Last week, EUR/USD printed a new 20-year low, largely down to a sharp rally in the US dollar. In late August, Jerome Powell strongly suggested the Federal Reserve will continue to hike interest rates to bring down inflation. Mr Powell warned that more “pain” is on the horizon, which suggested the central banker is cautious about lifting rate at a time when the US economy is cooling. Let us not forget, the US economy is in a technical recession, and typically technical recessions turn into actual recessions. The latest jobs report good but not great, 315,000 jobs were added, which topped the 295,000 forecast, but it was a big drop down from the 526,000 seen in the previous report. The unemployment rate ticked up from the two-year low of 3.5% to 3.7%. Last week, it was confirmed the US continuing claims report increased to a five-month high, and that points out that all is not well in the US labour market. Mr Powell reiterated his desire to keep tightening monetary policy “until the job” is done. In 2020 and 2021, the Fed put all their focus into supporting the economy and reducing the unemployment rate, which they did. As a result of the ultra-loose monetary policy, US CPI jumped to 40-year, and now the Fed is focused on lowering CPI. Since March, the Fed have lifted rates four times, in that period, rates were lifted by 200%. The Fed funds futures market is pricing-in a high probability of a 75-basis points rate hike at the next meeting. The bullish sentiment surrounding the US dollar was a large factor in EUR/USD falling to a 20-year low.
Last Friday, there was a major sell off in the US dollar as there was a broad risk-on mood in the markets, and dealers dumped the US dollar because lately it has been a popular safe-haven play. The European Central Bank lifted rates by 75-basis points last Thursday, and the bank increased its 2022 and 2023 CPI forecasts. Even though the ECB issued a hawkish update, it took a severe fall in the US dollar to push EUR/USD to 1.0100 – a three week high. CPI in the eurozone edged up to 9.1%, a fresh record high. This comes at a time when eurozone services and manufacturing sectors in contraction. Not only is the euro area suffering from rising costs and slowing growth, but it also has energy uncertainty hanging over the region. Germany and Italy are heavily dependent on Russian gas imports, and Moscow has already warned about potential tuning off the pipeline this winter. Whether that happens or not remains to be seen, but the uncertainty is enough to loom over the euro.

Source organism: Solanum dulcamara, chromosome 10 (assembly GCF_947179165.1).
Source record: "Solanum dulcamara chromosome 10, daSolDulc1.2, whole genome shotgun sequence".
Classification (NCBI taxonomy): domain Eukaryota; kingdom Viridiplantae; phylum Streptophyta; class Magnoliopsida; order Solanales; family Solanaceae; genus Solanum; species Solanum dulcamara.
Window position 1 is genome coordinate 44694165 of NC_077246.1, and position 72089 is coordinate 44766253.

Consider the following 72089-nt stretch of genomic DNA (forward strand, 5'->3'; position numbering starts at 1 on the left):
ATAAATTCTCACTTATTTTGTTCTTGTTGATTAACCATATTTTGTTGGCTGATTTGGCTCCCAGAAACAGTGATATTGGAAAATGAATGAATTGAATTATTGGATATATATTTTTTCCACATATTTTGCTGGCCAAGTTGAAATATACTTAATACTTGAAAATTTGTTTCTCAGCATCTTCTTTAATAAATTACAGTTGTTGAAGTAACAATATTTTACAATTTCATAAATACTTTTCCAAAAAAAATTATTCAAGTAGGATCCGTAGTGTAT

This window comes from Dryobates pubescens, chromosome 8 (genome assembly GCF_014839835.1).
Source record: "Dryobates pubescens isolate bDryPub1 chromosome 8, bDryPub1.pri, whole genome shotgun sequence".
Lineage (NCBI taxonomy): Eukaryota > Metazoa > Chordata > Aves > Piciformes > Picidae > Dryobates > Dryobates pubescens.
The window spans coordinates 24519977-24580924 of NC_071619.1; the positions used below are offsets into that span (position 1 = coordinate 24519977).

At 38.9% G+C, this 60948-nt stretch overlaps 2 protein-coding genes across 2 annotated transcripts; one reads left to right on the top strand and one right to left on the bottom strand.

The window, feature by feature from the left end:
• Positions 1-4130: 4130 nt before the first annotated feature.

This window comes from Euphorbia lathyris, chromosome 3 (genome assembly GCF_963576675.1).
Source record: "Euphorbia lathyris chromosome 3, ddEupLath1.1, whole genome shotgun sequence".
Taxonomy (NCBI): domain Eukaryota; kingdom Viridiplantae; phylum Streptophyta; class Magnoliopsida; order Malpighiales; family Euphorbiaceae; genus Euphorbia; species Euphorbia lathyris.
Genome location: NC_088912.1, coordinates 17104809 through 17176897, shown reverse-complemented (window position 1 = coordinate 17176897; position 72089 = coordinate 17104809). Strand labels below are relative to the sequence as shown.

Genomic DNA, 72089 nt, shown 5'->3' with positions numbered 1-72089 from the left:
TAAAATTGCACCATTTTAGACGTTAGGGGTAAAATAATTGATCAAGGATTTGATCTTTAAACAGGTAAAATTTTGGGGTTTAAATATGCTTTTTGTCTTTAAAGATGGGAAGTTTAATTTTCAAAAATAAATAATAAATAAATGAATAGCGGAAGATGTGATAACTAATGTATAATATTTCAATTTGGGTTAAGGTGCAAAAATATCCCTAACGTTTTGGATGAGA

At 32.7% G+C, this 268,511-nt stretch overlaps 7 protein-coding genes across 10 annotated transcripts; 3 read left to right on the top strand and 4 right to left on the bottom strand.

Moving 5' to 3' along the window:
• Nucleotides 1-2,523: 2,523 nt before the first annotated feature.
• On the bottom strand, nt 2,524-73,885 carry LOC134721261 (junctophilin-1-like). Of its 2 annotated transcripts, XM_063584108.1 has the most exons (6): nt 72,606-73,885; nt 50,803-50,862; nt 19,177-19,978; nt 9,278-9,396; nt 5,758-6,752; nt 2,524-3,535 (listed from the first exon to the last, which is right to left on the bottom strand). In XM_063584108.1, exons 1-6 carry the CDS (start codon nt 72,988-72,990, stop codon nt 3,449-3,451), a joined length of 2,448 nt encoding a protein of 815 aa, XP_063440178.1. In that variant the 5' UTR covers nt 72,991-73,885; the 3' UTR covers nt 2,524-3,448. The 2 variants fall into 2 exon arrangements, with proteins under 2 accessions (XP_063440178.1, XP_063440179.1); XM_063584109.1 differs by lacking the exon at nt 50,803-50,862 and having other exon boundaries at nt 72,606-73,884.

The long term trend for EUR/USD is lower, after all, it hit a 20-year low last week. While it holds below the 1.0200 mark, it is possible the longer-term bearish trend will continue. Should it break below the recent low of 0.9863, that could pave the way for 0.9800 to be targeted. The short-term trend is higher and while it remains above 0.9930 is possible the near-term rally will continue. A break above the 1.0200 zone could see it target 1.0368.